The Midwest Energy Research Consortium (M-WERC) and The Water Council announced the release of their first-of-its kind...
Automation lowers labor cost, improves performance at California WWTP
The Salinas Valley of California, southeast of San Francisco, is referred to as the “salad bowl of the world” due to its abundance of crops such as lettuce, broccoli and peppers. Like many agricultural areas in California, Salinas’ water supply is under stress from high usage, rising population and changing weather patterns. Therefore, every water conservation effort in the valley contributes to the overall health of the vitally important agriculture industry.
Recently, the capacity of Las Palmas, Calif., wastewater treatment operations was expanded by combining two plants and making one centralized filtration center. The new center expanded the flow capacity from 162,000 gal per day (gpd) combined to 288,000 gpd when the manually controlled reclaimed water operations were updated to a state-of-the-art automated system. Reclaimed water from the plant irrigates local community green spaces. The new automated system ensures lower labor costs, consistent quality and peak efficiency in the process of reclaiming wastewater for irrigation. Through this water conservation process, the Las Palmas facility contributes to the overall sustainability of Salinas Valley agriculture through water reuse.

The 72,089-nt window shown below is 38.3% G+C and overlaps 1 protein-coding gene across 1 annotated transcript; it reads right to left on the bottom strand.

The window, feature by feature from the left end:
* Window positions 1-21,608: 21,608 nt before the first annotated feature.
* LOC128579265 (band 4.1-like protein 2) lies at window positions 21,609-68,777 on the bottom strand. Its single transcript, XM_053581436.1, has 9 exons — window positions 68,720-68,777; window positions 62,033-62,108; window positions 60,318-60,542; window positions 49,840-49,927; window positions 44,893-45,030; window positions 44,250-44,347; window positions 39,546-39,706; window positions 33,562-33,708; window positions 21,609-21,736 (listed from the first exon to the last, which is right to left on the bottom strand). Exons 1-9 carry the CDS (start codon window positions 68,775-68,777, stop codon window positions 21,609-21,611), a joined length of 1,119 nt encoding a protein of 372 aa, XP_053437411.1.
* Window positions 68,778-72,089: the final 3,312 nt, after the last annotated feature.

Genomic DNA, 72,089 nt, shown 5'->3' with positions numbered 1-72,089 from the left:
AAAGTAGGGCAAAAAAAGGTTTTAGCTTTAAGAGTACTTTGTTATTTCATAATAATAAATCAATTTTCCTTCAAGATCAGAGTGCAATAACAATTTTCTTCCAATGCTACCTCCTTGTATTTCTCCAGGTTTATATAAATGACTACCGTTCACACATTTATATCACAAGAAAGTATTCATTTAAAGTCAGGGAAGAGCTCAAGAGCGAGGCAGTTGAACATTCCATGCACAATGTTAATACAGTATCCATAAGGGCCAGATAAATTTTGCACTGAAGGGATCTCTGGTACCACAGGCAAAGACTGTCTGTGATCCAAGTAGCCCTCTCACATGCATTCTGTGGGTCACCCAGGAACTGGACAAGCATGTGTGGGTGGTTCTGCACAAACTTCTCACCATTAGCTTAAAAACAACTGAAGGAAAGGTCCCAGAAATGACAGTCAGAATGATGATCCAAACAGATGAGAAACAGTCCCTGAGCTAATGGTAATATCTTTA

To facilitate an effective transition to next-generation technology, a turnkey/scalable system was sourced from Festo under the direction of general contractor ERS Industrial Services, Fremont, Calif.
Keeping Up With Demand
Plant No. 1, with its capacity of 72,000 gpd, was built in 1989 in Salinas to reclaim water from the nearby Las Palmas Ranch residential development. In 1996, Plant No. 2, with a capacity of 90,000 gpd, was built to accommodate soaring population growth. That growth continued and by 2009, additional capacity was needed. Plant No. 1 could accommodate a higher demand with an upgrade in technology; thus ERS, with deep roots in the water filtration and treatment community, was hired as the general contractor on the expansion project.
Expanding capacity on the same site made sound economic and operational sense.
“Our goal from the beginning was to keep costs low and system performance high through technology innovation,” said Nik Radonich, project engineer, ERS. “One of the process innovations we thought offered the highest value was to find an automation supplier with the experience and expertise to design and deliver a complete turnkey control solution. We believed that one point of contact would speed communication and assign responsibility. We wanted one source thoroughly knowledgeable about the system to document, train and provide support services. Finally, we were looking for automation system interoperability, where the majority of components were designed to integrate with one another.
“After evaluating and rejecting a number of automation companies that could supply a partial but not complete solution, ERS selected Festo Corp. of Hauppauge, N.Y. Festo met all of our criteria and has an extensive track record of successfully completed projects in the global water/wastewater industry in Europe, the Middle East and the Americas,” Radonich said.